WASHINGTON—Today, Sen. Mike Braun, Ranking Member of the U.S. Special Committee on Aging, delivered the following opening remarks at the committee’s hearing entitled, “Understanding a Growing Crisis: Substance Use Trends Among Older Adults.”

Senator Braun also released a report, “The Silent Epidemic: Fentanyl and Older Americans,” which examines the increase in overdose deaths among older Americans as the U.S. continues to grapple with the dangers of fentanyl which is primarily smuggled across the southern border.

Watch here

Remarks as prepared:

Today we are shining a light on older Americans, who can be easily overlooked when it comes to substance use.

This Committee most recently held a hearing on substance use in 2018.

Since that hearing, a new threat has emerged: synthetics. The CDC found a 53 percent increase in overdose death rates to synthetics like fentanyl among older Americans.

One of our witnesses today, Dr. Humphreys, has research showing that overdose deaths among older Americans quadrupled over the last two decades, and synthetics like fentanyl are contributing.

We’ve taken steps to support treatment and services for older Americans struggling with addiction and opioids.

On Tuesday, the HELP Committee marked up a bill I co-led with Senators Markey and Paul, the Modernizing Opioid Treatment Access Act.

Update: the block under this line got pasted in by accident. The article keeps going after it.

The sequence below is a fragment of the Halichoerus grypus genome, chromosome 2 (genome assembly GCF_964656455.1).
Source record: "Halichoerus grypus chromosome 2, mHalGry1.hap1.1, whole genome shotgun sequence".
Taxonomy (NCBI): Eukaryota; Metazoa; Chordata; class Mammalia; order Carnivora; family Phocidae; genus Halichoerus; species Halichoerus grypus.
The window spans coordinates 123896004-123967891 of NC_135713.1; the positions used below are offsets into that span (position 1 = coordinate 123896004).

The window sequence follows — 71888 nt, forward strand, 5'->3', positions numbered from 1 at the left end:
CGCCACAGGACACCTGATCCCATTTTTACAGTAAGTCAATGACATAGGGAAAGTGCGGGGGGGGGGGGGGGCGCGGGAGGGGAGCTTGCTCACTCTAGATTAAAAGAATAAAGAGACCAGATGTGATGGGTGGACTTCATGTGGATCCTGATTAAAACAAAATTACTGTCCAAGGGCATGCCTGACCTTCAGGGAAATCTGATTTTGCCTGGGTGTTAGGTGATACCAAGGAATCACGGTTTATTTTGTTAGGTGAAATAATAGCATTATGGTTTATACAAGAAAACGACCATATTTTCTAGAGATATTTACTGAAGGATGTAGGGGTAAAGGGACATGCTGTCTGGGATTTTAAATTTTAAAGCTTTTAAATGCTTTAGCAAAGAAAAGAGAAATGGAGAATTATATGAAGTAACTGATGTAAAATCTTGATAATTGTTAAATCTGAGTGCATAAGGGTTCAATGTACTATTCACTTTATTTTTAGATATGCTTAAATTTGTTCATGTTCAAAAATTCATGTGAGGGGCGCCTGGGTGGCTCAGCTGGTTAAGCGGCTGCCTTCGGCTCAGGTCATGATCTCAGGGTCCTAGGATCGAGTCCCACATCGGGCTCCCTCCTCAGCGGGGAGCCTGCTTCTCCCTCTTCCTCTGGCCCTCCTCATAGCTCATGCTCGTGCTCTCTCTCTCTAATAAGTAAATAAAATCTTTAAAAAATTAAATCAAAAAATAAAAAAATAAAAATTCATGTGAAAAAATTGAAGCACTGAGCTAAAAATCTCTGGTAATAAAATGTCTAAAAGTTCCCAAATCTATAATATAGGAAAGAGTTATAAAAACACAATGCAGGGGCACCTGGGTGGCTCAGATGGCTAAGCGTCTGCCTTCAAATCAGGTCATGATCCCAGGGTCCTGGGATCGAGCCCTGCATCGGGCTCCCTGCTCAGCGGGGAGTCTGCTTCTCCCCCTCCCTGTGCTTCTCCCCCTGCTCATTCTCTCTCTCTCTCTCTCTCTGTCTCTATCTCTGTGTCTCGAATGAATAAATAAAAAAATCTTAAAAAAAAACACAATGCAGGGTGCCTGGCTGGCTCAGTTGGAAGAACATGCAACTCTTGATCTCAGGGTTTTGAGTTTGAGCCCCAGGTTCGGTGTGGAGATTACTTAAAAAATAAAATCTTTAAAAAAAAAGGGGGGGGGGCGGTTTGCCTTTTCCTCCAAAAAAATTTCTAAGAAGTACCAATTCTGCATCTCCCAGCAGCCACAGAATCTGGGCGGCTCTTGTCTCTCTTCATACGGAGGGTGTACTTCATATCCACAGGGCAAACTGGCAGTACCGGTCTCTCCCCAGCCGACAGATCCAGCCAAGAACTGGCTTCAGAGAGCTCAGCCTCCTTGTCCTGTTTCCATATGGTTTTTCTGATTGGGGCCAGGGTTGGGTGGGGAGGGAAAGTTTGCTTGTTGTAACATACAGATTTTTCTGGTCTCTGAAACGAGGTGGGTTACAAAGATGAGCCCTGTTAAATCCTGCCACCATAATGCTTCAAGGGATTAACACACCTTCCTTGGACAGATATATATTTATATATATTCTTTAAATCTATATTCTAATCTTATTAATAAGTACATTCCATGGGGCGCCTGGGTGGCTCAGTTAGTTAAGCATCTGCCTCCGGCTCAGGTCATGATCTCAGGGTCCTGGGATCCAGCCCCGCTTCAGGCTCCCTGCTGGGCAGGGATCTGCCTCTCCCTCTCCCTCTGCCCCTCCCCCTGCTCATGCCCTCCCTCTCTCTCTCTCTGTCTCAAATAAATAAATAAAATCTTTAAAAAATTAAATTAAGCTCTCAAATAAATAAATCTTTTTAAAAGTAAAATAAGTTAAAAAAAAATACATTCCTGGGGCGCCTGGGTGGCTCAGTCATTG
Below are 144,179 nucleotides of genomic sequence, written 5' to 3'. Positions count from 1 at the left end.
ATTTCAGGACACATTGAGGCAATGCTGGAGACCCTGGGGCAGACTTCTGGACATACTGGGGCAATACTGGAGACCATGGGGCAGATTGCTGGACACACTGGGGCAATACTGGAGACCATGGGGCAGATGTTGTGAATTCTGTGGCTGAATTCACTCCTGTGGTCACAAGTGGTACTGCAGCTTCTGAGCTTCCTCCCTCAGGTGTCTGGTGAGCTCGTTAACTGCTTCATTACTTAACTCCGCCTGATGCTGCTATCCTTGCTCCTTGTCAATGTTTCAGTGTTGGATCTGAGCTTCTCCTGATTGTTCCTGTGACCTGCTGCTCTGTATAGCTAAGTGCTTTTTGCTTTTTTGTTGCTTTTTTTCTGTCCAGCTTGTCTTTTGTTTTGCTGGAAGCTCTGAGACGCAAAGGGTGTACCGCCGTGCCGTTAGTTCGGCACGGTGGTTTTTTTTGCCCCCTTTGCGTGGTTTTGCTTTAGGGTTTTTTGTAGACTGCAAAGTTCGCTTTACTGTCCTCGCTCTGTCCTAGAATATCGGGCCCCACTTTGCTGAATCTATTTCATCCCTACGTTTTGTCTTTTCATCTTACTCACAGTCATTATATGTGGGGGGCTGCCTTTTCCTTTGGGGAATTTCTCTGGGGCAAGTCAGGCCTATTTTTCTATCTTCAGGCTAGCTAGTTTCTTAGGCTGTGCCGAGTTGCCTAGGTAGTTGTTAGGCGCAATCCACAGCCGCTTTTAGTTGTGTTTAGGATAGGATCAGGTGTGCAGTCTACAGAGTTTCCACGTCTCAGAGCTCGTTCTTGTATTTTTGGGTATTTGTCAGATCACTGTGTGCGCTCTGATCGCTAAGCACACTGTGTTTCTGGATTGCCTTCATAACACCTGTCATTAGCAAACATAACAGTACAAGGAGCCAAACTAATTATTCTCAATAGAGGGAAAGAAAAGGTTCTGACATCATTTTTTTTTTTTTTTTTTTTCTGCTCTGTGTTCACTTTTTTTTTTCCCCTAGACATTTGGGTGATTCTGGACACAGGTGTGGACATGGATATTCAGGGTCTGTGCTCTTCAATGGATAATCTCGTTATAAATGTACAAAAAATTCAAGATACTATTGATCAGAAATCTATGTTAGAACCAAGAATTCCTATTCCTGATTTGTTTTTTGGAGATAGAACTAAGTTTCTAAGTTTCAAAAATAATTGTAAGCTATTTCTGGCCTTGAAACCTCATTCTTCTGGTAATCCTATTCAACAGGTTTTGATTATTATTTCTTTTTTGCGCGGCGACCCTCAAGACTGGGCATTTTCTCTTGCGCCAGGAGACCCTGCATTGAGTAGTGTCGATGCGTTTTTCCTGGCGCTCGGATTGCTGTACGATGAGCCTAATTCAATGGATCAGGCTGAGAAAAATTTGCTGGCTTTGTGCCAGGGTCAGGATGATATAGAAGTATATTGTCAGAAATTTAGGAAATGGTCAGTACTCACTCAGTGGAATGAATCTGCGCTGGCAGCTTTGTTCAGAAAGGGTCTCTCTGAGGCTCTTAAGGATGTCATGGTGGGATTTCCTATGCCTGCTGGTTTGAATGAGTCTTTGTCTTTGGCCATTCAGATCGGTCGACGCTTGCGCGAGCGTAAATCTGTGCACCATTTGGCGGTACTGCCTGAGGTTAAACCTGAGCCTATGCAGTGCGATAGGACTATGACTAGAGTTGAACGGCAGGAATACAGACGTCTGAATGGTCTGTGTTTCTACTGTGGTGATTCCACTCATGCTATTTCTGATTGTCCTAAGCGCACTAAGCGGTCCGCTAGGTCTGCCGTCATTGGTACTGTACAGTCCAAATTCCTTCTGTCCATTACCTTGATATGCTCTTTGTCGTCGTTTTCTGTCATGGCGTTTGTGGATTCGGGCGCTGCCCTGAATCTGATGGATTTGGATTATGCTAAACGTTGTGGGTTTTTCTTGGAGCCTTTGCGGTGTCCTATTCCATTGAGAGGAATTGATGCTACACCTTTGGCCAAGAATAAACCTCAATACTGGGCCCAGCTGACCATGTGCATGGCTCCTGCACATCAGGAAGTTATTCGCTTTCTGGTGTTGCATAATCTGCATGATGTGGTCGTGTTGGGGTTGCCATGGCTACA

This bill will expand patients’ access to methadone, a vital medication for treating opioid use disorder, by scrapping outdated prescription rules.

It will help individuals with opioid use disorder of all ages, and their loved ones.

In Indiana, Centerstone, a non-profit treatment and service provider, is now finding that synthetics are prolific among the older Americans it serves.

While these drugs don’t kill older Americans at the same rate as younger ones, age isn’t a shield against synthetics like fentanyl.

Synthetics are surging in counterfeit pills.

The Drug Enforcement Administration reported in October that seven out of every ten pills it seizes now contain a lethal dose of fentanyl. One pill can kill.

They have seized a record-breaking 86 million fentanyl pills in 2023.

We need to sound the alarm about how synthetics like fentanyl can poison older Americans’ drugs.

There are also many more grandparents raising their grandchildren because parents have died from synthetics overdoses.

Fentanyl and other drugs have lowered American life expectancy.

They increasingly kill older Americans while limiting younger Americans’ chances to grow old.

We can’t fight this crisis without reducing supply. That means countering China’s chemical production and Mexican cartels to stop them from poisoning thousands of Americans.

It means finally getting serious about border security by stopping weak policies that invite chaos and turn every state into a border state.

Last month, I joined the Indiana Sheriff’s Association at the southern border. I saw how easy it is for fentanyl to pour into our communities.

I have a new report, The Silent Epidemic: Fentanyl and Older Americans, that highlights the growing threat synthetics pose to older adults.

We must reduce the supply of synthetic drugs, raise awareness among seniors, and improve data on synthetic drug use by seniors.

I hope this hearing will raise awareness about this threat, reduce stigma, and rethink how and why older Americans are impacted by substance use.